Refugees in Turkey headed towards European frontiers on Friday after an official declared that borders had been thrown open, a response to the escalating war in Syria where 33 Turkish soldiers were killed by Russian-backed Syrian government troops.
Moscow and Ankara traded blame over the strike in northwest Syria, the deadliest attack suffered by Turkey's army in nearly 30 years. The U.N. Security Council called an emergency meeting to avert open conflict between Russia and NATO member Turkey.
Greece and Bulgaria reinforced their borders in response to Turkey's threat to reopen the frontier, shut under an agreement that halted the migration crisis of 2015-2016, when more than a million people crossed into Europe by foot.
"We have decided, effective immediately, not to stop Syrian refugees from reaching Europe by land or sea," a senior Turkish official told Reuters on condition of anonymity.
"All refugees, including Syrians, are now welcome to cross into the European Union," the official said, adding that police and border guards had been told to stand down.
Within hours, a column of dozens of migrants was heading on foot towards the European frontier in the early morning light. A man carried a small child in his arms. Others rode in taxis.
"We heard about it on the television," said Afghan migrant Sahin Nebizade, 16, in a group packed into taxis on a highway.
At the Pazarkule border post with Greece, scores of migrants faced barbed wire fences and smoke grenades. Some stuck in the no-man's land between the two countries tried to return to the Turkish side to escape the smoke, only to be turned back.
Hamid Muhammed, who carried a young girl, said he had been turned back by Greek police: "We want the Turkish and European governments to open this gate."
Greece's prime minister said no unauthorised crossing would be allowed. Bulgaria's prime minister said the prospect of a new migration crisis was even more of a threat when European countries were struggling to respond to the coronavirus.
The EU and the United Nations refugee agency noted that reports of a change in Turkish policy at the border were still unofficial and Ankara had not made any formal announcement.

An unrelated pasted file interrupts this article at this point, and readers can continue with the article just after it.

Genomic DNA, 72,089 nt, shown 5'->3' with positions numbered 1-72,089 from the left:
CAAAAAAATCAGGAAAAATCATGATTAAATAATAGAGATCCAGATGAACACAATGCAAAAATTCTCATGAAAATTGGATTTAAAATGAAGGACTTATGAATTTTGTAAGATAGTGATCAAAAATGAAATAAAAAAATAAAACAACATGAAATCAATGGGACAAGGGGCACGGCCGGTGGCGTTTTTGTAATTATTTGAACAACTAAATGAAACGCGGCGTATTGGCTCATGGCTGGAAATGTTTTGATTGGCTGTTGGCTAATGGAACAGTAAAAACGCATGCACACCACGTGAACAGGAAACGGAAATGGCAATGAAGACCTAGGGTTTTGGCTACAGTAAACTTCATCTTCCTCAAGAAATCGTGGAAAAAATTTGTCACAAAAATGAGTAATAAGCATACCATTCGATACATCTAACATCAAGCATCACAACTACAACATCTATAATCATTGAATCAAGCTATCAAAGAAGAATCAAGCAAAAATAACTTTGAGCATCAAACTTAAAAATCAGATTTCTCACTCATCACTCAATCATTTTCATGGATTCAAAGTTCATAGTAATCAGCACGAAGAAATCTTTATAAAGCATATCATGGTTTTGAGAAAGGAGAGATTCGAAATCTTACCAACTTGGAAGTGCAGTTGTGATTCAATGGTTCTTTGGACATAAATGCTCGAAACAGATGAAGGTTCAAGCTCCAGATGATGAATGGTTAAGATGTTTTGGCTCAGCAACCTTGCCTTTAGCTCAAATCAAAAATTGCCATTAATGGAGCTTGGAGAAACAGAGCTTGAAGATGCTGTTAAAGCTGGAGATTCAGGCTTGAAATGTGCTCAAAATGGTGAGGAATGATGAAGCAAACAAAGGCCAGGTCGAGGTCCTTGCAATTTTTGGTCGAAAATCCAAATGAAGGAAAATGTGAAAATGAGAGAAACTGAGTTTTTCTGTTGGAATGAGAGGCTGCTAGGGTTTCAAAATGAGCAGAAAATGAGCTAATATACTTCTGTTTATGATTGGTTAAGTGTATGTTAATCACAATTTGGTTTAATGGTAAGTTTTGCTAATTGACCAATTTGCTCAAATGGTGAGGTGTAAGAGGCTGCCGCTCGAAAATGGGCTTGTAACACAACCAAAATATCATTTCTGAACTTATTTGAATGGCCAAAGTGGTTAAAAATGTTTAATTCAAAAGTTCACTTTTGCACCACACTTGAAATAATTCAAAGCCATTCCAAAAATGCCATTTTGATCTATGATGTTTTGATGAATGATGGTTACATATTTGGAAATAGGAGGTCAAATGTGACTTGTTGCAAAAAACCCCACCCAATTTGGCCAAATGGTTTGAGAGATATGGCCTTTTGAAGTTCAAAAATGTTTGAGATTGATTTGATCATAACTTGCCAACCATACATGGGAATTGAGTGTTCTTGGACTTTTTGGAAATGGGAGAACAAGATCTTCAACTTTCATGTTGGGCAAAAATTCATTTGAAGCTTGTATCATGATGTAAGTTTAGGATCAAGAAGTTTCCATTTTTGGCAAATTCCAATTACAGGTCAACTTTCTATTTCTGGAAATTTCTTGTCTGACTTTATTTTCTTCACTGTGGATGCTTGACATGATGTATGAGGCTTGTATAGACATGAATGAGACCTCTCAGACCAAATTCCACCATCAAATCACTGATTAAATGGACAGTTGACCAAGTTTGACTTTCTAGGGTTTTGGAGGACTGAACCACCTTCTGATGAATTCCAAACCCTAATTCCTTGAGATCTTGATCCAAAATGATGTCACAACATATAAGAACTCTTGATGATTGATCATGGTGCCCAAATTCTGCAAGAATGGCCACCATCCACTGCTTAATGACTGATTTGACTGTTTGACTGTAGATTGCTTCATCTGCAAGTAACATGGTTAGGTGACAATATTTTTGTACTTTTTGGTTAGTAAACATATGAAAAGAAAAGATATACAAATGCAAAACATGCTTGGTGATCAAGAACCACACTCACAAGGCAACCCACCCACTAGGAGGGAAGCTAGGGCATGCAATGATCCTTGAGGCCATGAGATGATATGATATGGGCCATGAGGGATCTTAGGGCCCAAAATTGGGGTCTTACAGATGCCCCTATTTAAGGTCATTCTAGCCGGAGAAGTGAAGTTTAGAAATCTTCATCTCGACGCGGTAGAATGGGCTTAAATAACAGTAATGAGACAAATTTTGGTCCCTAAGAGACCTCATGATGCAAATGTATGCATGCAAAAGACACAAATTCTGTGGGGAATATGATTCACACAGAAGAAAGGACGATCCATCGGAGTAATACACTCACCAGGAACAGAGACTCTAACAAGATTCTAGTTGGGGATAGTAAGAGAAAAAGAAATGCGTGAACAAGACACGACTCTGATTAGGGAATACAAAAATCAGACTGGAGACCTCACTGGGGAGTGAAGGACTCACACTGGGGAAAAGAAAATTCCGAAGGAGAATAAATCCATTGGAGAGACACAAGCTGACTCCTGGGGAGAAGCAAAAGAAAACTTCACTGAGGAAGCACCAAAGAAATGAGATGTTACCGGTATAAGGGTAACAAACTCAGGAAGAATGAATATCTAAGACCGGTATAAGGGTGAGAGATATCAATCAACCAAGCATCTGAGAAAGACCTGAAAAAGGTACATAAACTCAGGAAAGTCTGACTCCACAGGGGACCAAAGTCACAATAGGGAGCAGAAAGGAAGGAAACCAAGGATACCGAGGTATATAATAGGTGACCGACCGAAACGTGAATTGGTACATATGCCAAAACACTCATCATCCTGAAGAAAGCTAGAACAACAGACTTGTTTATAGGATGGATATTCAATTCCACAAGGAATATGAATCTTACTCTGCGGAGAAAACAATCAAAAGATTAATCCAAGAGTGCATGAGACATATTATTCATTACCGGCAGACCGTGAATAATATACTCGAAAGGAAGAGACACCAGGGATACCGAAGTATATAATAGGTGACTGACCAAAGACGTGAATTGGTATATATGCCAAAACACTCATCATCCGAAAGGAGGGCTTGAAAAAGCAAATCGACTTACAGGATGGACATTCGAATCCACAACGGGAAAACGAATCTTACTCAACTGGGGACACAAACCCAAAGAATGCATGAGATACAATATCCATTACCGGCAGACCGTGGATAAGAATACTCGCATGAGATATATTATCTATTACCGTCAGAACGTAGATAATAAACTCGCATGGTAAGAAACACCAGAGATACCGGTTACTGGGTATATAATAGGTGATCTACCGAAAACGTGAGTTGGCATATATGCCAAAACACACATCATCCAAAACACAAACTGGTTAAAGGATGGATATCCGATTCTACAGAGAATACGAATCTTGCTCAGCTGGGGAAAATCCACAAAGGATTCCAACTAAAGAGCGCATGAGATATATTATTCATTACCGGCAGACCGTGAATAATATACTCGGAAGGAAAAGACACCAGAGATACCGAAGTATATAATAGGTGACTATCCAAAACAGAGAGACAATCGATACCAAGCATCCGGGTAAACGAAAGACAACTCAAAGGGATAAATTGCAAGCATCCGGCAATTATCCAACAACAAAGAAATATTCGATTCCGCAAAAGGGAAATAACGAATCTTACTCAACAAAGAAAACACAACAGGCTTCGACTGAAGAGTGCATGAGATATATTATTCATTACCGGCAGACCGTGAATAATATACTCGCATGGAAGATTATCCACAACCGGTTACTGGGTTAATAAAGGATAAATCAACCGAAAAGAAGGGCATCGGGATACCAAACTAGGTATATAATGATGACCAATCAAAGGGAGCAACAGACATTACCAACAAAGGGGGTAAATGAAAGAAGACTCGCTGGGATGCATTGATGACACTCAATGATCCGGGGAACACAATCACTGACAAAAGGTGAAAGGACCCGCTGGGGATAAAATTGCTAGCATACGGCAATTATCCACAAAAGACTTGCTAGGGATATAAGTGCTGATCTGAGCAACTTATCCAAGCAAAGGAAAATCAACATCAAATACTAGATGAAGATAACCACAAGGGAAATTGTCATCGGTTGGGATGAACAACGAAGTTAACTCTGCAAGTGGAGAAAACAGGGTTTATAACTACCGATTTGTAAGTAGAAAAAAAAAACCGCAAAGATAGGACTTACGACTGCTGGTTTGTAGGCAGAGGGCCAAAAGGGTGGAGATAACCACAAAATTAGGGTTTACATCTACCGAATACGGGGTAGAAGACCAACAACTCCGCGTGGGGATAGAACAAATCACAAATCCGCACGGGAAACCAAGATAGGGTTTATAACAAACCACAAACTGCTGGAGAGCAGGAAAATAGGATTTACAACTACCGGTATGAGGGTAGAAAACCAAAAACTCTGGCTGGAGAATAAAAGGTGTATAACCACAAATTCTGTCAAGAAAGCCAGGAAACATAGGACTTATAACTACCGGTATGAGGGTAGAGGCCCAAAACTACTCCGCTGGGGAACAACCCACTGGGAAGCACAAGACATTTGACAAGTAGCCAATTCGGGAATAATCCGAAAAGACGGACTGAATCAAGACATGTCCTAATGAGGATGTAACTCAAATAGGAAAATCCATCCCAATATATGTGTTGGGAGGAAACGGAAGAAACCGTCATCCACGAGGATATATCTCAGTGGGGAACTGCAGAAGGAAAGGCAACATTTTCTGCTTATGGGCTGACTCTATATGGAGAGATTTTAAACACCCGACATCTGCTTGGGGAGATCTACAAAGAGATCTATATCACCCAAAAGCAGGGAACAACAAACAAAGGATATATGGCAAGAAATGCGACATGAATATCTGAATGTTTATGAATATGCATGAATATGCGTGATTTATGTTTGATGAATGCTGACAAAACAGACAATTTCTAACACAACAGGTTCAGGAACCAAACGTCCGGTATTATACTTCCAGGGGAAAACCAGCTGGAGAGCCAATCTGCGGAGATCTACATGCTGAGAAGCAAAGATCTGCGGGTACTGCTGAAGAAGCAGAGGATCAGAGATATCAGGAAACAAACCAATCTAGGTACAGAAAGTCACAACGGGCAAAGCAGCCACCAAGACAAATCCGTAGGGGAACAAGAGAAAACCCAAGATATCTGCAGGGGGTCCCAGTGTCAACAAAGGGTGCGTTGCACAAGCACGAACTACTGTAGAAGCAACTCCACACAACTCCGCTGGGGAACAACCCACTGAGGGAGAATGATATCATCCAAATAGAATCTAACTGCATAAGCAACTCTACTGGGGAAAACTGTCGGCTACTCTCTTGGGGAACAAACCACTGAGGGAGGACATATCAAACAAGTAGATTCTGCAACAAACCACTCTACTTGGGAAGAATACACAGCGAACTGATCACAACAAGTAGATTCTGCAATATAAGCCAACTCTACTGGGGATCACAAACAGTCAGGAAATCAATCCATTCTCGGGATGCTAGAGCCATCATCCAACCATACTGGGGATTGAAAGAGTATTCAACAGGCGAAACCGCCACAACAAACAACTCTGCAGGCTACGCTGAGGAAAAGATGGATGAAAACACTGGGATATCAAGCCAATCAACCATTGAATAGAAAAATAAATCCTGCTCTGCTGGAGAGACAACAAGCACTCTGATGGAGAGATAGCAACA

A MILLION DISPLACED
Inside Syria there was ample evidence of the renewed fighting that has brought on perhaps the worst humanitarian crisis of the entire nine-year-old war. A million civilians have been displaced since December inside Syria near the Turkish border in desperate winter conditions. Turkey, already home to 3.7 million Syrian refugees, says it cannot take more.
Reuters journalists at the front line saw huge clouds of white smoke as government forces struck the town of Saraqeb, an important crossroads captured by rebels this week in a rare push-back against the government's advance.
Rebel fighters sped down highways in pick-up trucks with artillery mounted in the beds. In the provincial capital Idlib, wounded fighters in jeans and camouflage jackets were carried into a clinic on trollies.
Syria's civil war has worsened dramatically in recent months despite largely vanishing Western countries' agenda. Government forces, backed by Russian air power, have launched an assault to capture the northwest, the last remaining territory held by rebels backed by Turkey.
With diplomacy sponsored by Ankara and Moscow in tatters, Turkey has come closer than ever to direct confrontation with Russia on the battlefield.
Presidents Tayyip Erdogan and Vladimir Putin spoke by telephone on Friday. The Kremlin said they agreed on the need for a new arrangement to avert clashes. Turkey said the leaders agreed to meet as soon as possible.
"There is a risk of sliding into a major open international military confrontation. It is also causing unbearable humanitarian suffering and putting civilians in danger," EU foreign policy chief Josep Borrell said on Twitter.
The return of refugees to the frontier was a reminder of Western Europe's biggest migration since World War Two: the 2015-2016 crisis when 4,000 people drowned trying to reach Greece before Turkey shut the border in return for EU cash.
"At a time when we are imposing stricter border monitoring over the coronavirus, imagine if we have an inflow of hundreds of thousands of migrants," Bulgaria's Prime Minister Boyko Borissov said. "We cannot afford that."
Turkey, long the main ally of rebels battling Syrian President Bashar al-Assad's forces, has recently sent thousands of troops and heavy military hardware into Idlib.
Erdogan has said Turkey will repel Assad's forces unless they pull back from Turkish posts. The United Nations has urged a ceasefire.
Thursday's air strike was the worst on Turkey's military since a 1993 attack by Kurdish separatists.
Turkey's defence minister said it occurred despite coordination with Russia. Moscow said the Turkish troops should not have been in the area, and Ankara had failed to say where they were.
The United States, which has troops in another part of Syria, expressed solidarity with "our NATO ally Turkey".